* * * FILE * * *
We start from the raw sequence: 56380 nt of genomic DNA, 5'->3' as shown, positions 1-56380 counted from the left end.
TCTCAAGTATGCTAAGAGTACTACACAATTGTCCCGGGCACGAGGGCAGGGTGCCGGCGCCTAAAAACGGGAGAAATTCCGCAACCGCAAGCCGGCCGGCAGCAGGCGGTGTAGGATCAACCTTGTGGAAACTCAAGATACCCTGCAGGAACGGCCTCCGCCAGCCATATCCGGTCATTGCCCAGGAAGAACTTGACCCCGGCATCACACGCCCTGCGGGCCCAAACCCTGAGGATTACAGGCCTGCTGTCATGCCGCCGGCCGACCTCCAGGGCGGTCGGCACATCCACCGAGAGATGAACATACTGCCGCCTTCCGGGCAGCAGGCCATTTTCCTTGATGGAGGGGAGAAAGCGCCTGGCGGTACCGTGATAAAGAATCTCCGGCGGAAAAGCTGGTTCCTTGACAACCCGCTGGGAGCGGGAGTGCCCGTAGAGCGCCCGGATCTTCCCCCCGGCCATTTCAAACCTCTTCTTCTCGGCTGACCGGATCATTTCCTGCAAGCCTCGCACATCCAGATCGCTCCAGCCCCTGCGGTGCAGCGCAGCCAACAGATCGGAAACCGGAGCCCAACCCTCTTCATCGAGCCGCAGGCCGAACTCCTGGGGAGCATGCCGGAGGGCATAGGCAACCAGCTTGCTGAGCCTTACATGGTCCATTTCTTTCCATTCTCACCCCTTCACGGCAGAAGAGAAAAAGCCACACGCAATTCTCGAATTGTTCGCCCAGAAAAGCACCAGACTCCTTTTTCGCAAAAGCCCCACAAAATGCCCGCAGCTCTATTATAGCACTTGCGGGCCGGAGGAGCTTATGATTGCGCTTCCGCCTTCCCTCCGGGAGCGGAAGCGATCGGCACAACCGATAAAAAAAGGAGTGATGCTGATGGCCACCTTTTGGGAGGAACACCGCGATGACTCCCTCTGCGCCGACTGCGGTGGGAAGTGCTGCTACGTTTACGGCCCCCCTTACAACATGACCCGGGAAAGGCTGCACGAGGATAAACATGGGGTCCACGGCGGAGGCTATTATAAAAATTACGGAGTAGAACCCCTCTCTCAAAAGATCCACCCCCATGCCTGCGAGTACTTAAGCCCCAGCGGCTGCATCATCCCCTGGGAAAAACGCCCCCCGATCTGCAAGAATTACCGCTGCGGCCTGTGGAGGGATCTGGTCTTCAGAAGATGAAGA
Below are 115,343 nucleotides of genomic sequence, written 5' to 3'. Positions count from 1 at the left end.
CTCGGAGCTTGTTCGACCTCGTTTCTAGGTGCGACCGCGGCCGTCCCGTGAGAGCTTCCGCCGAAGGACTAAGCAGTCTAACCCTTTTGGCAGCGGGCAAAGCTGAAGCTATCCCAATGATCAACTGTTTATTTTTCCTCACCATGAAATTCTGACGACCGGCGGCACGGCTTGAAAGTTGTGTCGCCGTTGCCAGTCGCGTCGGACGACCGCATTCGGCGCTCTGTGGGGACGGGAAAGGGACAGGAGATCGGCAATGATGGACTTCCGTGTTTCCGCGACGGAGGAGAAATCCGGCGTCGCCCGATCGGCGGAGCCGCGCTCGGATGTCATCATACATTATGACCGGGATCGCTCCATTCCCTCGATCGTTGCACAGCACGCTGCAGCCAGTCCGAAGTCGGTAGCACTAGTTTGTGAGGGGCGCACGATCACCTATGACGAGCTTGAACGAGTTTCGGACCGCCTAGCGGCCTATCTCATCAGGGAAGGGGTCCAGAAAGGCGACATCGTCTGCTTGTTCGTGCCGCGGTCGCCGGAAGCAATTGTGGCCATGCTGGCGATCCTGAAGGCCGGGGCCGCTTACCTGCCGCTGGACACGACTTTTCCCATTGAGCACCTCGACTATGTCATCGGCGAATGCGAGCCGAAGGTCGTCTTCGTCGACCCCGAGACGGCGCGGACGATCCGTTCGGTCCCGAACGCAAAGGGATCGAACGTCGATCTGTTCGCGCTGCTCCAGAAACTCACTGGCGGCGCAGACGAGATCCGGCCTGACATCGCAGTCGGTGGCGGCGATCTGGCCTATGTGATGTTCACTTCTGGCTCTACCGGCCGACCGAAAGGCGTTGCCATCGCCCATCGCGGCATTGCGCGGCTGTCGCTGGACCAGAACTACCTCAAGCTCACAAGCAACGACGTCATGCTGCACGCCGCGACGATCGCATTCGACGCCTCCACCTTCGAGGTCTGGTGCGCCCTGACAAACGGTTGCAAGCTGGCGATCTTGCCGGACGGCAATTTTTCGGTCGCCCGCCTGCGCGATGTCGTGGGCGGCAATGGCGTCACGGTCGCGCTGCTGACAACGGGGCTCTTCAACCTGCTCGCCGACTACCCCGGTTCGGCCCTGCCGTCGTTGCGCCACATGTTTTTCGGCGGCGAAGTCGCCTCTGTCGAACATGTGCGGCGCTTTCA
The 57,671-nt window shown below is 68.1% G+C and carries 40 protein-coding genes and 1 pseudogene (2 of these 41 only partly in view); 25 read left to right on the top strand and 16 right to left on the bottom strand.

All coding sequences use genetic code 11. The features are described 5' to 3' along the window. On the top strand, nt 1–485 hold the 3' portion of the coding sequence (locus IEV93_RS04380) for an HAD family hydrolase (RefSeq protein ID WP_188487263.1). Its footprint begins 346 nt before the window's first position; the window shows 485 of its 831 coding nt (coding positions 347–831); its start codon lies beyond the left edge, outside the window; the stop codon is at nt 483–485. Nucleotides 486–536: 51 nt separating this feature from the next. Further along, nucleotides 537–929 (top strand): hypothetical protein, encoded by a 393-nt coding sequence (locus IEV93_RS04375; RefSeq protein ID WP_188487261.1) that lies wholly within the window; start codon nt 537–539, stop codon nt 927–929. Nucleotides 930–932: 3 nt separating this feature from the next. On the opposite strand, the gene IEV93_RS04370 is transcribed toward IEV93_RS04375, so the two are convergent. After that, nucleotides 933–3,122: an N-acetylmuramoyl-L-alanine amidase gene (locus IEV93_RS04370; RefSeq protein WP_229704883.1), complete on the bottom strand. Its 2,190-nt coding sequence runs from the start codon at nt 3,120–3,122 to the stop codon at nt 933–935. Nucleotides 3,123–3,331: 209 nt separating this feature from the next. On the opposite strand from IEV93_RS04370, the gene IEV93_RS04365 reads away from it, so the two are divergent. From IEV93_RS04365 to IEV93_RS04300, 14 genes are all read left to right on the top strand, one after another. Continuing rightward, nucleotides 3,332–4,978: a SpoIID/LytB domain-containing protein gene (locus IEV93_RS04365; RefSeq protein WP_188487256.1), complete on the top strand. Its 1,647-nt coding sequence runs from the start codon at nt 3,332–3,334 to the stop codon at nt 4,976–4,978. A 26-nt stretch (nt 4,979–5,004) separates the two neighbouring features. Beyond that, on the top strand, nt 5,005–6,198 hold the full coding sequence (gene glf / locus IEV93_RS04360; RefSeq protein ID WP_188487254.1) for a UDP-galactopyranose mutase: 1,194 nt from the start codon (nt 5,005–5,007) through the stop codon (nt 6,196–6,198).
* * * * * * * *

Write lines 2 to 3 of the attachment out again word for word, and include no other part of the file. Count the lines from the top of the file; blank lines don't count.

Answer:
TCTCAAGTATGCTAAGAGTACTACACAATTGTCCCGGGCACGAGGGCAGGGTGCCGGCGCCTAAAAACGGGAGAAATTCCGCAACCGCAAGCCGGCCGGCAGCAGGCGGTGTAGGATCAACCTTGTGGAAACTCAAGATACCCTGCAGGAACGGCCTCCGCCAGCCATATCCGGTCATTGCCCAGGAAGAACTTGACCCCGGCATCACACGCCCTGCGGGCCCAAACCCTGAGGATTACAGGCCTGCTGTCATGCCGCCGGCCGACCTCCAGGGCGGTCGGCACATCCACCGAGAGATGAACATACTGCCGCCTTCCGGGCAGCAGGCCATTTTCCTTGATGGAGGGGAGAAAGCGCCTGGCGGTACCGTGATAAAGAATCTCCGGCGGAAAAGCTGGTTCCTTGACAACCCGCTGGGAGCGGGAGTGCCCGTAGAGCGCCCGGATCTTCCCCCCGGCCATTTCAAACCTCTTCTTCTCGGCTGACCGGATCATTTCCTGCAAGCCTCGCACATCCAGATCGCTCCAGCCCCTGCGGTGCAGCGCAGCCAACAGATCGGAAACCGGAGCCCAACCCTCTTCATCGAGCCGCAGGCCGAACTCCTGGGGAGCATGCCGGAGGGCATAGGCAACCAGCTTGCTGAGCCTTACATGGTCCATTTCTTTCCATTCTCACCCCTTCACGGCAGAAGAGAAAAAGCCACACGCAATTCTCGAATTGTTCGCCCAGAAAAGCACCAGACTCCTTTTTCGCAAAAGCCCCACAAAATGCCCGCAGCTCTATTATAGCACTTGCGGGCCGGAGGAGCTTATGATTGCGCTTCCGCCTTCCCTCCGGGAGCGGAAGCGATCGGCACAACCGATAAAAAAAGGAGTGATGCTGATGGCCACCTTTTGGGAGGAACACCGCGATGACTCCCTCTGCGCCGACTGCGGTGGGAAGTGCTGCTACGTTTACGGCCCCCCTTACAACATGACCCGGGAAAGGCTGCACGAGGATAAACATGGGGTCCACGGCGGAGGCTATTATAAAAATTACGGAGTAGAACCCCTCTCTCAAAAGATCCACCCCCATGCCTGCGAGTACTTAAGCCCCAGCGGCTGCATCATCCCCTGGGAAAAACGCCCCCCGATCTGCAAGAATTACCGCTGCGGCCTGTGGAGGGATCTGGTCTTCAGAAGATGAAGA
Below are 115,343 nucleotides of genomic sequence, written 5' to 3'. Positions count from 1 at the left end.